To the west, three high rocks, standing like Celtic cromlechs, stood out against the moonlit sky.
To the east, against the pale morning sky, rose eight sail ranged in order, and at regular distances, in a threatening line.
The three rocks were a reef; the eight sail, a squadron.
Behind the corvette was the Minquiers, a rock of ill repute; before her, the French fleet. In the west, destruction; in the east carnage; she was between a shipwreck and a battle.
For facing the reef, the corvette had a broken hull, disjointed rigging, shattered masts; for facing battle, she had a battery of which twenty-one guns out of thirty were disabled, and the best of her gunners were dead.
The dawn was very faint, and there was still a little night before them. This darkness might even last for some time, being caused principally by high, heavy, dense clouds, having the appearance of a solid arch.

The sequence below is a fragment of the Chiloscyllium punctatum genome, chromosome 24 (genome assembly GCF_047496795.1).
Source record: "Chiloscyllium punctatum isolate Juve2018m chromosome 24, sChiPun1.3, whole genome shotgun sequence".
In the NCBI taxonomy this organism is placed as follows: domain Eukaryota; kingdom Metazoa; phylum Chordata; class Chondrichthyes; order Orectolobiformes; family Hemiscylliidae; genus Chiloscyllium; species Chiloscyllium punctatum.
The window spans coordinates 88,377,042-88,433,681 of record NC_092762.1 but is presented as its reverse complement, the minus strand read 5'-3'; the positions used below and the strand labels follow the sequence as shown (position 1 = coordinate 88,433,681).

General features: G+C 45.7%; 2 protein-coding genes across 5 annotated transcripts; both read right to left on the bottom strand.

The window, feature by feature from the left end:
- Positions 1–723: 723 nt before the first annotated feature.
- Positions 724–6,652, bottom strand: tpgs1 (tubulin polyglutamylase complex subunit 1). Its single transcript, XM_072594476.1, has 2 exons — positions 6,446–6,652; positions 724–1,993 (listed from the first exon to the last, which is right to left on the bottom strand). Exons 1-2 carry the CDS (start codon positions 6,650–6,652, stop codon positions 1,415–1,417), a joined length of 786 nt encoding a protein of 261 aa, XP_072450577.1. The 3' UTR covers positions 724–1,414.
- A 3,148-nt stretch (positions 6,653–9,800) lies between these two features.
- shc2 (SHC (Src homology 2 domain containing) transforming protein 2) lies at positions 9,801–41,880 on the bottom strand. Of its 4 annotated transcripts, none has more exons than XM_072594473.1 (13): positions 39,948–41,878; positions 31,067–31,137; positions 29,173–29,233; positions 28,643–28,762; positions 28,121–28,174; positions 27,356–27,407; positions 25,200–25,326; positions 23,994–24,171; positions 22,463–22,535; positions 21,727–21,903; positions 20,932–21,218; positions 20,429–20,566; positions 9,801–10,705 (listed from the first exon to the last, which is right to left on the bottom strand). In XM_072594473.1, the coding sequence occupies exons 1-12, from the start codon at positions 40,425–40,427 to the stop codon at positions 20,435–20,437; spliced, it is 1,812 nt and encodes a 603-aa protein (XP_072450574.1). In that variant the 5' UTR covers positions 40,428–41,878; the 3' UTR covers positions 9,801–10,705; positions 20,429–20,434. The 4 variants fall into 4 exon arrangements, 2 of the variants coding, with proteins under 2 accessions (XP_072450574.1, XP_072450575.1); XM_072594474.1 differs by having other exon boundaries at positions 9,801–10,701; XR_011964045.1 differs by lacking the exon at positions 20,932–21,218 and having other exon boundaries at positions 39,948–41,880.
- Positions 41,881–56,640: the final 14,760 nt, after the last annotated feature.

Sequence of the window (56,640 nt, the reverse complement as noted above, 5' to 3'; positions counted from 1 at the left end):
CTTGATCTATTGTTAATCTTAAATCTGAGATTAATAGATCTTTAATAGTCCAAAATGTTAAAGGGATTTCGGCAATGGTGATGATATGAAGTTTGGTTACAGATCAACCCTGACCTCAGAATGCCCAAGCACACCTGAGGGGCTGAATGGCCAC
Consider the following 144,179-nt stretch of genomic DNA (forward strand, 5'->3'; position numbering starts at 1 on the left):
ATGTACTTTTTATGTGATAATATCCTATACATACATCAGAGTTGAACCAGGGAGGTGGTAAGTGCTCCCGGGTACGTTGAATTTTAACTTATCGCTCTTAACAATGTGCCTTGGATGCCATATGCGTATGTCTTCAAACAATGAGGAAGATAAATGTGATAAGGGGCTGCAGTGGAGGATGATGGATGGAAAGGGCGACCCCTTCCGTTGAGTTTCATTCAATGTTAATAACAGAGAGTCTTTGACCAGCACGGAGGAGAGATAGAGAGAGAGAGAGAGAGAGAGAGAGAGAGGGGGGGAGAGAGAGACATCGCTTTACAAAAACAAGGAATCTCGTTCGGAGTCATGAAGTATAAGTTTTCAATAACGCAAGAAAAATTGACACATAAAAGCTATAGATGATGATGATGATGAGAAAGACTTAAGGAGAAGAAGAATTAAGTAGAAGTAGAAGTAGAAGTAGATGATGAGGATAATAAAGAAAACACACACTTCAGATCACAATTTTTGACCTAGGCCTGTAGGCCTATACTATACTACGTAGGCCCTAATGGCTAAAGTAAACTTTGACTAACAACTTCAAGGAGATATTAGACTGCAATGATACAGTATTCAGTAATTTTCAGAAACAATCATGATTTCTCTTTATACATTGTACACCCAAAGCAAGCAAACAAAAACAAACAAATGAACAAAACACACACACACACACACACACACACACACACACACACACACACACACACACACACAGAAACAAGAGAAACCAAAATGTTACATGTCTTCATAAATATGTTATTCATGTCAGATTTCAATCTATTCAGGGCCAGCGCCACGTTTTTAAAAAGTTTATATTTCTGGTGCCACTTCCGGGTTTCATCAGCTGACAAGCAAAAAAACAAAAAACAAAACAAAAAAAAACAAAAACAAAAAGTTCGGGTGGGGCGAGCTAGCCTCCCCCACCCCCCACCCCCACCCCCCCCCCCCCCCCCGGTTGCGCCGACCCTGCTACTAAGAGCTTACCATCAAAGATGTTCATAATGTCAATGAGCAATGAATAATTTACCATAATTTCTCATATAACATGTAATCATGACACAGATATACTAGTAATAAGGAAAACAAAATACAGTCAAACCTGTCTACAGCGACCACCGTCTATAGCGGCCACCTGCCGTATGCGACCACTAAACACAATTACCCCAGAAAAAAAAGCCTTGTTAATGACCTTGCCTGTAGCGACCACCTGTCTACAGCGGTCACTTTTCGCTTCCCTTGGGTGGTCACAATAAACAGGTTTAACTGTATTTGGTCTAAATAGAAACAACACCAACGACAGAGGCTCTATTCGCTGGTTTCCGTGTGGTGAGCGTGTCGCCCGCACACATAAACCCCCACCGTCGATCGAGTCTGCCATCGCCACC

The wind which had at last carried away the low fog was driving the vessel on the Minquiers.
In her excessively weak and disabled condition, she scarcely obeyed the helm, she rolled rather than sailed, and buffeted by the waves gave herself up to their mercy.
The tragic reef of the Minquiers was more rugged then than at the present time. Several of the towers of this citadel of destruction have been worn away by the incessant undermining of the sea; the shape of the reefs is constantly changing; waves are not called lames without reason; each tide is a saw-tooth. At this time, to touch on the Minquiers, was to perish.
As for the cruisers, they were the squadron from Cancale, afterwards made famous under the command of that Captain Duchesne whom Léquinio called "Father Duchêne."
The situation was critical. The corvette had unconsciously, while the cannon was loose, deviated from her course and sailed more towards Granville than towards Saint-Malo. Even if she had been manageable and able to carry sail, the Minquiers would have barred her return to Jersey, and the cruisers barred her from reaching France.
However, there was no tempest, but as the pilot had
- Lame in French means sword-blade as well as billow.